Travel by train typically isn’t the first mode of transportation for people booking trips for the holidays, especially when airline industry experts estimate more than 3 million people will fly the skies during the week of Thanksgiving. But, in Michigan, the amount of people hopping on board a train might be surprising.
Last year, Amtrak carried 24, 542 people in Michigan alone during the Thanksgiving week. Those numbers are expected to be the same this year. To accommodate the influx of people traveling by rail this time of year, Amtrak added capacity on routes in Illinois, Michigan, Missouri and Wisconsin, as well as additional trains to downstate Illinois stations.
What is train travel like? Well, imagine roomy seats, outlets, bathrooms and perhaps one of the most welcome accommodations — less restrictions on luggage.
The train pulled into the East Lansing, Michigan, station at 8:45 a.m. Wednesday — Thanksgiving eve if you will — and nearly 300 people were lined up outside with their bags packed. Once the train came to a screeching halt, people stepped up and on board the train to find an open seat in one of the connected cars.
Steve and Michelle Brewer of Fowlerville sat near the front of a car with the rest of their family, including young Alex who sat on his mom’s lap.
“This is my third trip [on a train],” Steve Brewer said. “It’s a better mode of travel, you don’t have to drive in Chicago.”
The Brewer family was headed to the Windy City for the holiday and noted the ease of not having to worry about a car in the busy downtown streets.
A bonus of train travel, he said, “Look at all the room we have! The family can sit together.”
As the conductor came on the loud speaker to remind people to get their tickets ready, which are available to print as well as an e-ticket, he mentioned that the train was sold out.
Amtrak operates 10 state-supported trains through Michigan daily. In fiscal year 2018, Amtrak had 845,216 people use its stations.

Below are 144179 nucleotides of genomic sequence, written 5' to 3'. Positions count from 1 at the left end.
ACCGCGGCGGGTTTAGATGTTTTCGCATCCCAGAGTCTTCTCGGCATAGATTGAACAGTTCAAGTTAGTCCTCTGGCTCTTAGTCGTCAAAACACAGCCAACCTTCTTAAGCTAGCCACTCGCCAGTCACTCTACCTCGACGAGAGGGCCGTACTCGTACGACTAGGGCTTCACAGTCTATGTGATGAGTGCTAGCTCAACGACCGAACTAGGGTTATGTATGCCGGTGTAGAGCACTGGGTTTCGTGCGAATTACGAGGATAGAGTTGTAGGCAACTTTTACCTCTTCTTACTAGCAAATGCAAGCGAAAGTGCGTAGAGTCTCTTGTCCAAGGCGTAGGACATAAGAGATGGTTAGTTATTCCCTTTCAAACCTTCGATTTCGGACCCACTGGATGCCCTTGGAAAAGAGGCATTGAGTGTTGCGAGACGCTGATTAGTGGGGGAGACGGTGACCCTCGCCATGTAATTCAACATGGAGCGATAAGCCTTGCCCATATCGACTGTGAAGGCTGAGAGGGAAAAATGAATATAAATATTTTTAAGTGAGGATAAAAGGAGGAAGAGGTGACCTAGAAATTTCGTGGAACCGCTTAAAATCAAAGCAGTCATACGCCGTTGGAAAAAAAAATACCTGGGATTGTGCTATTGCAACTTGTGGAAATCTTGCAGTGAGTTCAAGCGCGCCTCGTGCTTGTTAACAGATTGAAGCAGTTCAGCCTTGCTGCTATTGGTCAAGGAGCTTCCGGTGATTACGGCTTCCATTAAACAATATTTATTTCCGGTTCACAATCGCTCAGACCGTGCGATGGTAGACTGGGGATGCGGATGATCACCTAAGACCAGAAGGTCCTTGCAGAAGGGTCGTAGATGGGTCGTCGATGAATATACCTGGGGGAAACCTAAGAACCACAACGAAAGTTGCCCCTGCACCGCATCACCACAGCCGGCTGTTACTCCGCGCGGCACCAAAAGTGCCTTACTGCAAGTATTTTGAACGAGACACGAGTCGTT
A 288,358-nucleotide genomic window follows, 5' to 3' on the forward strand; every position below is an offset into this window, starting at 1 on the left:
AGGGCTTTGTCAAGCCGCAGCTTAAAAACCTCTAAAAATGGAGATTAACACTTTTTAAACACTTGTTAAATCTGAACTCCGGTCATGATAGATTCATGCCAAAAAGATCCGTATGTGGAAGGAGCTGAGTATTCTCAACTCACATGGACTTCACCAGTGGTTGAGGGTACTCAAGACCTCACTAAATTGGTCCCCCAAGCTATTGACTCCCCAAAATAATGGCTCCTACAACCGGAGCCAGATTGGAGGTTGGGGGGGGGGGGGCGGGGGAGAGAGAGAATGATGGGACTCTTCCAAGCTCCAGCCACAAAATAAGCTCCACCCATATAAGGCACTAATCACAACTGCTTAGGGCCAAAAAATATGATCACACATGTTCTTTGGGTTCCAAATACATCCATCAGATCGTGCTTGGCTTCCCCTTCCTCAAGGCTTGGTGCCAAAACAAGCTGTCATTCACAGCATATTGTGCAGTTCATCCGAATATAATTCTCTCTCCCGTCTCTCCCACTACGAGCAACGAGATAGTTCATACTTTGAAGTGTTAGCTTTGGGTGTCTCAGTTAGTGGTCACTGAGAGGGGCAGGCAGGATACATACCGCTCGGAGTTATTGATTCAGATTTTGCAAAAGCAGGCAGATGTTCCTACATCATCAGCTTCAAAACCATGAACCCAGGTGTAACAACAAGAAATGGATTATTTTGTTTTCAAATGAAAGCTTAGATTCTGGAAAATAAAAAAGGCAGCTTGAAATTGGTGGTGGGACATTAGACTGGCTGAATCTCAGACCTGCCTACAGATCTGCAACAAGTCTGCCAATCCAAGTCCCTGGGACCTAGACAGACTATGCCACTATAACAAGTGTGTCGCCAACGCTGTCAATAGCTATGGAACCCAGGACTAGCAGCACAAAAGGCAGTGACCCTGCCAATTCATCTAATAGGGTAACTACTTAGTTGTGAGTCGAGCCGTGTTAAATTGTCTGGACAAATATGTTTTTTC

There are three different lines running in the state: The Wolverine, running from Chicago to Detroit and Pontiac; The Blue Water which runs from Chicago to East Lansing and Port Huron; and The Pere Marquette, running from Chicago to Grand Rapids. The trains also make several stops along those routes, including Lapeer, Battle Creek, Kalamazoo or Dearborn.
Amtrak owns the 97-mile track segment between Porter, Indiana, and Kalamazoo, Michigan; the longest stretch of line Amtrak owns outside of the Northeast Corridor.
For some people, hopping on a train to head to Chicago for Thanksgiving was a last-minute decision. That includes Ruchika Joshi, a junior at Michigan State University, originally from Atlanta.
"I haven't ever taken an Amtrak train before, it's pretty cool,” Joshi said while sitting next to a few friends. “It's definitely more convenient and I feel like it's more comfortable as compared to taking a bus, definitely.”
Joshi said from her limited experience, she arrived at the conclusion that train travel is “a good mode of transportation” and would consider climbing aboard again.
Down a few rows sat Keith and Sandy Bailey of Haslett. This couple had a long journey ahead, taking the railway down to St. Louis to visit their daughter. Sandy Bailey said the train gives her more options than any other way of getting to her holiday destination.
"You can pack whatever you want; it's not like the airlines, you know, you don't have to worry about the size of things,” she said. “We can sit, we can read, we can eat, we can drink, we can sleep.”
These two are seasoned train riders. Keith Bailey said when his kids were younger, the Bailey family boarded the train to see the Grand Canyon, New Orleans, Washington, D.C., and more.
"Try it! It's fun. It's a little rustic, it's a train; but it's very relaxing,” he said.
From college students, to retired citizens, the train heading out of town Wednesday was full of all walks of life seeking an easy time getting to where they need to go.
“It's a great way to travel,” Keith Bailey said, with a smile.